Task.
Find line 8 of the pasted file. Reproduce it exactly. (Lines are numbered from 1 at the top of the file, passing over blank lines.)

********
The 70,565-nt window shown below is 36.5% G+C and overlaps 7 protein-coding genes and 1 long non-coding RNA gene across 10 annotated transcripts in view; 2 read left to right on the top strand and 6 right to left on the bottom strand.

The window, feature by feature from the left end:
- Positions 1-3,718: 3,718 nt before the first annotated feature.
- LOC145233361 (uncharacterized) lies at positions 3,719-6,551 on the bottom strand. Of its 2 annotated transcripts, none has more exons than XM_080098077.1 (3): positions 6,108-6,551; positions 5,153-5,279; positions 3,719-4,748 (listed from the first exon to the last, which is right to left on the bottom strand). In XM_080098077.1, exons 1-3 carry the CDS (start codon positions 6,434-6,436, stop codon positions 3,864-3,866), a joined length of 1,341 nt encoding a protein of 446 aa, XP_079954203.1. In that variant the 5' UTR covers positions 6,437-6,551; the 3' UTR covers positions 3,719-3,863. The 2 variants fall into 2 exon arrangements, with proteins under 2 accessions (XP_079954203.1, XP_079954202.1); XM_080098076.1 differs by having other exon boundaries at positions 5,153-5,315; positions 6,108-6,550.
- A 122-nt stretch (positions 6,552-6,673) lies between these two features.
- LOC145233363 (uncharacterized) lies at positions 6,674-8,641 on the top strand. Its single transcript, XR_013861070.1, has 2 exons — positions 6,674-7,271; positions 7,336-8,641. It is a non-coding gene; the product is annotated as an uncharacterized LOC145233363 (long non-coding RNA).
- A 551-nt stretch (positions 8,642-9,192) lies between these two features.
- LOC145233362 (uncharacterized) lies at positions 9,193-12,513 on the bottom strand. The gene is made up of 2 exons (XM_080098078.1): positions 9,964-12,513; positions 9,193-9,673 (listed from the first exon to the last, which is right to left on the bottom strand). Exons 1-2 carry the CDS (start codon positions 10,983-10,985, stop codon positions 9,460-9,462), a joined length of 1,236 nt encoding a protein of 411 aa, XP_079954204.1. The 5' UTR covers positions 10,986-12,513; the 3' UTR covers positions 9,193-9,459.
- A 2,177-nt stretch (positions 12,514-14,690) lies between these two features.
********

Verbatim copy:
- LOC145233362 (uncharacterized) lies at positions 9,193-12,513 on the bottom strand. The gene is made up of 2 exons (XM_080098078.1): positions 9,964-12,513; positions 9,193-9,673 (listed from the first exon to the last, which is right to left on the bottom strand). Exons 1-2 carry the CDS (start codon positions 10,983-10,985, stop codon positions 9,460-9,462), a joined length of 1,236 nt encoding a protein of 411 aa, XP_079954204.1. The 5' UTR covers positions 10,986-12,513; the 3' UTR covers positions 9,193-9,459.